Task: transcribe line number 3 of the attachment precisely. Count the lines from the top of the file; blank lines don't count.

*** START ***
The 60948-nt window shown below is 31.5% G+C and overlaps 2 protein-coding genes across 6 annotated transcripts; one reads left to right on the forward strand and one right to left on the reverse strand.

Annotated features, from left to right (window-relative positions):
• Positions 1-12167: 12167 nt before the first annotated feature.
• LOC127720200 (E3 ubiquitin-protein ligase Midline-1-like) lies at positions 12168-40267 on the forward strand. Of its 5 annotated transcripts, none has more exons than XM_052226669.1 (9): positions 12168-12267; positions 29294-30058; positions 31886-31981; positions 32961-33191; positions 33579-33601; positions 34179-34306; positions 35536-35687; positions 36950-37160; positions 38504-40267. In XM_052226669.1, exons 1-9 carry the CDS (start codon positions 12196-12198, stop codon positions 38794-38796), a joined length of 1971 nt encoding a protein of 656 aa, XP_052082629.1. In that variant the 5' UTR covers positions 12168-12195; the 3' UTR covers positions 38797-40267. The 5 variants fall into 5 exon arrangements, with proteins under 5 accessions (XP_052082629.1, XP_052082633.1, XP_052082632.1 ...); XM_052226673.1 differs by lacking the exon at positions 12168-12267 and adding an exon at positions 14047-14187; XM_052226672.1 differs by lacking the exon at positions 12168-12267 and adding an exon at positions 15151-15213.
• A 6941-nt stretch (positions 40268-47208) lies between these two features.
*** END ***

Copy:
• Positions 1-12167: 12167 nt before the first annotated feature.